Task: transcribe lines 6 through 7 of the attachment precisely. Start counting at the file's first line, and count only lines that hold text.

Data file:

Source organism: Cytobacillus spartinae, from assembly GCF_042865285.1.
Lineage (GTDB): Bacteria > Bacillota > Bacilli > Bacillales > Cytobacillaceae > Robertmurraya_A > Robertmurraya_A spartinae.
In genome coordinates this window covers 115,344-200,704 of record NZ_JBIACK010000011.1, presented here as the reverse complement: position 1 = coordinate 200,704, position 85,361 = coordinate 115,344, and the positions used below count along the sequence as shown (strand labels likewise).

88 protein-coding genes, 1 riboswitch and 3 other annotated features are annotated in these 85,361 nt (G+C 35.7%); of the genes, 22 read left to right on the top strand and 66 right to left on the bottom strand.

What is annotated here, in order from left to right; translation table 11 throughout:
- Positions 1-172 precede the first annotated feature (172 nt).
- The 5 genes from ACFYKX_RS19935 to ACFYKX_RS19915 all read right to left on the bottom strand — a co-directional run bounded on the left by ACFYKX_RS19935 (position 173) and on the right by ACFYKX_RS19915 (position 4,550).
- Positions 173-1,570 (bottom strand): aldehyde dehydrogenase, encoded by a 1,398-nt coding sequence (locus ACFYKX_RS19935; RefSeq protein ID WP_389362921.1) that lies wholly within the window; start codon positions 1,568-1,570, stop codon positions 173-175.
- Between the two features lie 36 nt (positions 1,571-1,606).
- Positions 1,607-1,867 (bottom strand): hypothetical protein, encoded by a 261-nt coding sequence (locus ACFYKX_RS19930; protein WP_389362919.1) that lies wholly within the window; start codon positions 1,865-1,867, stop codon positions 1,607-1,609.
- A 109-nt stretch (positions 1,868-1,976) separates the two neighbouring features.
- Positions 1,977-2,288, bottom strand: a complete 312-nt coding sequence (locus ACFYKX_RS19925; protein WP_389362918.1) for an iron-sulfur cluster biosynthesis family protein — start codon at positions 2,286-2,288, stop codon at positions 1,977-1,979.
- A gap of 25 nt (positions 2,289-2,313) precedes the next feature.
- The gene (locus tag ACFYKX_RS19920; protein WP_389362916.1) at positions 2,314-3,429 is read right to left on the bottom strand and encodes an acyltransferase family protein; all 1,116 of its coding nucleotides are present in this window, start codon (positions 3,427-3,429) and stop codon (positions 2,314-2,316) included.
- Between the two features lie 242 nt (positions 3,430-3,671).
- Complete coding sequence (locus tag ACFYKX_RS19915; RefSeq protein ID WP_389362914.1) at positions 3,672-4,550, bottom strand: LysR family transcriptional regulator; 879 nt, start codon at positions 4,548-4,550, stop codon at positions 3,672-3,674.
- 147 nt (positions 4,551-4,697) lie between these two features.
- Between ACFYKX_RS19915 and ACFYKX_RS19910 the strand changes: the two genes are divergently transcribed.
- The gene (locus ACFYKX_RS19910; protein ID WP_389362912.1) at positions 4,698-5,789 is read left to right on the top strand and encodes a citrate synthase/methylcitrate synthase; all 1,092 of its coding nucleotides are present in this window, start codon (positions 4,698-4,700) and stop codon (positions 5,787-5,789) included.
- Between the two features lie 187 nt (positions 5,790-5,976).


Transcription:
- Positions 1-172 precede the first annotated feature (172 nt).
- The 5 genes from ACFYKX_RS19935 to ACFYKX_RS19915 all read right to left on the bottom strand — a co-directional run bounded on the left by ACFYKX_RS19935 (position 173) and on the right by ACFYKX_RS19915 (position 4,550).